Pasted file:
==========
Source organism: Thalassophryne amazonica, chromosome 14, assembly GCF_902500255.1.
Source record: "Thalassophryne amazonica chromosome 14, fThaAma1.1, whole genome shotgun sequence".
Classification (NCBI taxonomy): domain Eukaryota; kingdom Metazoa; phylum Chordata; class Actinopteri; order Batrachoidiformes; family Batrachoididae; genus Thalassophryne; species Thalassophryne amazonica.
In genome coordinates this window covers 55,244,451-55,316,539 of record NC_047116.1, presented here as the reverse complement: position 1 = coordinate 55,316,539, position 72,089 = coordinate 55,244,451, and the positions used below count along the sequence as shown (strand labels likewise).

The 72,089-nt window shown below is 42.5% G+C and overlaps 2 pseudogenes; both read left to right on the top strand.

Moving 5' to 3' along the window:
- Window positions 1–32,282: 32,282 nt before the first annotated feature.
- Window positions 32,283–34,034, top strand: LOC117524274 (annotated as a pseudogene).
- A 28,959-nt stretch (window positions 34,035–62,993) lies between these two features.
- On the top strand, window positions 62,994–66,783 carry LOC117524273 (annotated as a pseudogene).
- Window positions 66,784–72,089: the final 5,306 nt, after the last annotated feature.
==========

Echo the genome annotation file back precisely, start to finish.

Source organism: Thalassophryne amazonica, chromosome 14, assembly GCF_902500255.1.
Source record: "Thalassophryne amazonica chromosome 14, fThaAma1.1, whole genome shotgun sequence".
Classification (NCBI taxonomy): domain Eukaryota; kingdom Metazoa; phylum Chordata; class Actinopteri; order Batrachoidiformes; family Batrachoididae; genus Thalassophryne; species Thalassophryne amazonica.
In genome coordinates this window covers 55,244,451-55,316,539 of record NC_047116.1, presented here as the reverse complement: position 1 = coordinate 55,316,539, position 72,089 = coordinate 55,244,451, and the positions used below count along the sequence as shown (strand labels likewise).

The 72,089-nt window shown below is 42.5% G+C and overlaps 2 pseudogenes; both read left to right on the top strand.

Moving 5' to 3' along the window:
- Window positions 1–32,282: 32,282 nt before the first annotated feature.
- Window positions 32,283–34,034, top strand: LOC117524274 (annotated as a pseudogene).
- A 28,959-nt stretch (window positions 34,035–62,993) lies between these two features.
- On the top strand, window positions 62,994–66,783 carry LOC117524273 (annotated as a pseudogene).
- Window positions 66,784–72,089: the final 5,306 nt, after the last annotated feature.